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Monsters do exist: welcome to the ugly dollhouse

By Tafi Mhaka

Losing Tracy scared the life out of me. Although I had lost countless close relatives to accidents and illness and natural causes by the time I was 20 years old – whenever I mused over why death had struck the core of my self-assured existence so mercilessly and uncaringly once again – I would conclude that a powerful authority from high above had an unfathomable but meticulous lifelong plan for us all. I would remind myself that I was still a very young man and thus a long and enjoyable life lay ahead of me. I would convince myself that I had scant reason to fear death because only old people appeared to die in the normal course of life.

Tafi Mhaka
Tafi Mhaka

But when my cousin Tracy succumbed to a brain haemorrhage at the age of 18, I struggled to come to terms with her demise – for it seemed noticeably unkind and rather unreal for an innocent and vivacious soul to die in such a cold-blooded manner – and worst still: no one could confirm what exactly had transpired before her two-week hospitalisation and consequent death.

Tracy had sustained serious head injuries in an accident – her boyfriend claimed – or she could have suffered a maliciously ruthless assault from her boyfriend – so said her friends. Now the latter accusation was the explanation our family found reasonably plausible – because Tracy had been badly hurt in unclear circumstances and left for dead by her boyfriend after the so-called car accident.

I felt sorry for Tracy and incredibly hollow and uncharacteristically vulnerable to harm for once in my life. I wondered how Tracy had reached her ultimate destination in life so hurriedly. I remembered that she had made a multitude of questionable male and female friends in dubious places in town.

I understood that she loved to party all the time. I gathered that she had left behind a small child. I knew that her parents had divorced when she was fairly little. I knew that her mother was a cheery and generous woman. And I knew that her dad had had numerous runs in with the law and done a short stint in jail for petty theft.

So I formed the distinct impression that Tracy had needed hope and reassurance for the future at critical moments in her life – but found none at all – and I quickly realised how very impressionable and unsettled ladies sought and found love from a nefarious mob of cold-hearted and morally bankrupt ruffians who loved to prey on juvenile neediness on the rough and unforgiving streets in town. As the abuse of women deeply afflicts society – it might be uncool and dumb to ask this: but how many parents demand to see a man before he can spend one minute alone with their daughter? With the way, things are nowadays – a lot of well-meaning parents often only ever catch sight of a future son-in-law or boyfriend if a baby has been born or lobola negotiations have been requested.

So while Tracy had a four-year child of her own to look after – she undoubtedly needed parental love and care herself. It could have been helpful if Tracy’s parents had met her boyfriend beforehand and built an honest and solid relationship with him too. The days when relative anonymity for men in relationships was fancied until certain traditional norms had been fulfilled – are undeniably archaic.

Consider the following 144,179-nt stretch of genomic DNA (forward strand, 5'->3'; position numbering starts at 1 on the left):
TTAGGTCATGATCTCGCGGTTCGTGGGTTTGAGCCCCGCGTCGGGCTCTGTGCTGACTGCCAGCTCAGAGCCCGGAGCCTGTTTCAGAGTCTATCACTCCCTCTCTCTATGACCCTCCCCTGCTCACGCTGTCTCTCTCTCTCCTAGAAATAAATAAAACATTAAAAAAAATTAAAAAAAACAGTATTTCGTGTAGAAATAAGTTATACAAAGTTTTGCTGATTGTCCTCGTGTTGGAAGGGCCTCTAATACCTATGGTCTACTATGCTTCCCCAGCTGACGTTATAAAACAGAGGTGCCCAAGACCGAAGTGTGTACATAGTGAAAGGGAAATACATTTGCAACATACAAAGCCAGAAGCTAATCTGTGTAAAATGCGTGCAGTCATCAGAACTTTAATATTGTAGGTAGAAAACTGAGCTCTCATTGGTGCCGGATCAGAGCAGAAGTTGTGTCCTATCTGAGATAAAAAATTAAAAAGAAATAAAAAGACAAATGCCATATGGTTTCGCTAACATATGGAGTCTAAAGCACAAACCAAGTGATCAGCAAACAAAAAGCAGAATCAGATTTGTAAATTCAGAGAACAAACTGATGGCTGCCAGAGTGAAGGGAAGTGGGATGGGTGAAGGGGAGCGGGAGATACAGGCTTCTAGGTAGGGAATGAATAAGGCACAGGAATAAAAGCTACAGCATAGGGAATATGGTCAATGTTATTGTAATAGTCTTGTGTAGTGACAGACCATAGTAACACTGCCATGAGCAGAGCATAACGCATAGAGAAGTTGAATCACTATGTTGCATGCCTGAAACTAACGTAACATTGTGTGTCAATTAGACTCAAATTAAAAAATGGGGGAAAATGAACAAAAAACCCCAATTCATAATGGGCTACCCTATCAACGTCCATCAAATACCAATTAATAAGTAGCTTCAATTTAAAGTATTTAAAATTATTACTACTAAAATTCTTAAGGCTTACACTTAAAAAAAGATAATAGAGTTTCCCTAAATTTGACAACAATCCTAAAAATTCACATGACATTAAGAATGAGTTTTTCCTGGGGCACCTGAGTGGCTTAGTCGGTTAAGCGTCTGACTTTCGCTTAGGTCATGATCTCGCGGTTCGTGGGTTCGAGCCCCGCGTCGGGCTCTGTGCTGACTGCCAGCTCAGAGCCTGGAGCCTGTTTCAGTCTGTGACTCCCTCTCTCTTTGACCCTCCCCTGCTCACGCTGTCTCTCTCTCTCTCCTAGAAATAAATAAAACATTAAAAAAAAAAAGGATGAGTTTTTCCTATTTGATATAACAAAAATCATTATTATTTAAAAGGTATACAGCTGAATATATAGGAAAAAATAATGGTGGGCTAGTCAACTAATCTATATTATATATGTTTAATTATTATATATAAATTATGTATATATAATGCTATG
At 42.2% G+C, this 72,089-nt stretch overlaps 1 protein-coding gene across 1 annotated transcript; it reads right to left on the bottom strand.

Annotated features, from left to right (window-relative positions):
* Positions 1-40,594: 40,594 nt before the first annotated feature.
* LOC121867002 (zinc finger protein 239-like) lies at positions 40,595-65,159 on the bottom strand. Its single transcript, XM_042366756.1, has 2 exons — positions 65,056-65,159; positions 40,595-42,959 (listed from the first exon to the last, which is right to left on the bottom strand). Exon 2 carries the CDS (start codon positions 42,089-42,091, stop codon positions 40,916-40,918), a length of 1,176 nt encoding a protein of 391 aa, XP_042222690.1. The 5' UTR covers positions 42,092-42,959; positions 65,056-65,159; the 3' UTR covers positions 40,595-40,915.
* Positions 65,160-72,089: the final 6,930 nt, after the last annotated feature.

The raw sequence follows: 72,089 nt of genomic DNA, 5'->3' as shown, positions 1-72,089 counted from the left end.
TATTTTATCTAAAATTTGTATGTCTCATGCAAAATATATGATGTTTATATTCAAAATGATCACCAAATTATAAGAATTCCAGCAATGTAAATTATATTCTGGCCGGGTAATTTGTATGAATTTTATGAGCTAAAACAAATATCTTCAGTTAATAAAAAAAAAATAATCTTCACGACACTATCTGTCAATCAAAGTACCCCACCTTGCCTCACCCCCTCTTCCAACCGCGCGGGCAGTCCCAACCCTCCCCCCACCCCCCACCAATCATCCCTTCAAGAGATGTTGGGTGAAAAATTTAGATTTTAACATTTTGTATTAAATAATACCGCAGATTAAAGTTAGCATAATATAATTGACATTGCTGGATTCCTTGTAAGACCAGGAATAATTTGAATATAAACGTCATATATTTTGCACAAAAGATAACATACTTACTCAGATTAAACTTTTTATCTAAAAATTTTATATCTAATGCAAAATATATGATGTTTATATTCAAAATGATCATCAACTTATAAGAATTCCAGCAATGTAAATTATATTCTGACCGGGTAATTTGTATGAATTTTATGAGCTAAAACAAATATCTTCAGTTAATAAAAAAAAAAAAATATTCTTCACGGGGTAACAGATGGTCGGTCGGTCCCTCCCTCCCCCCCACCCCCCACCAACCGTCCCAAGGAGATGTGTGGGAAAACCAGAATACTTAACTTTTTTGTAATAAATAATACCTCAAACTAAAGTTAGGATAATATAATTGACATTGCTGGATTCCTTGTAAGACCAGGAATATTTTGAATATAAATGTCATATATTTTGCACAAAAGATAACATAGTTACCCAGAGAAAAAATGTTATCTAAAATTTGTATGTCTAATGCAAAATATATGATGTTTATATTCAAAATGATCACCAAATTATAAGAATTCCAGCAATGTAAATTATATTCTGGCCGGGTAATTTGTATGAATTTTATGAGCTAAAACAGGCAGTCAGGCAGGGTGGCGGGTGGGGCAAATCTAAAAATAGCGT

We could choose to believe that decent-looking and cultured monsters clad in sophisticated clothing do not exist. We could relax and dream on about a mythical time in history when this sweet life of ours on earth resembled a Hannah Montana movie. But that will not stop the abuse of women. See it does not matter how liberal or conservative you are. It is not about how youthful or old you are. It has nothing to do with how well you have raised your child. It is not about how rich or poor you are.

It is not about how fancy or common the neighbourhood you live in is. It is not about race or culture. You should build a healthy and positive relationship with that boyfriend of hers before she has a child with him or commits for a lifetime – or something terrible happens to her.

Do breakfast with him on a Saturday morning. Watch a game of football. Play a round of golf. Do something with whoever takes a genuine interest in your daughter. And do not be reluctant to interrogate him about his life. Ask him about his likes and dislikes. Discover what makes him tick in life. Shake his hand. Look him in the eye. Have a look at his soul if you can.

Do more than that, however: have a cup of coffee at a trendy nightclub or cafe once in a while – or often. We could all live in la-la land and imagine sleazy establishments do not sell themselves as classy and cool entertainment spots in Zimbabwe. Go out and see if certain places that are popular with the youth are not dodgy. Look out for signs of drug dealing activity, prostitution and rowdiness.

Do not ever trust that disinterested and unqualified security staff in clubs and restaurants will offer your dear child the protection she needs all the time. When your daughter would like to have a night out in town: drive her there – or ask someone reliable and honest to do so for you – as this will dissuade dishonest characters from approaching her.

For I wonder if Tracy really knew what kind of man she deserved to have in her life. Did her mother and father have a serious chat with her about love? Or did Tracy learn about love from her friends? If she had dreams of her own to cherish and chase would she have laboured to death to satisfy someone else’s sickly insecurities and fascination.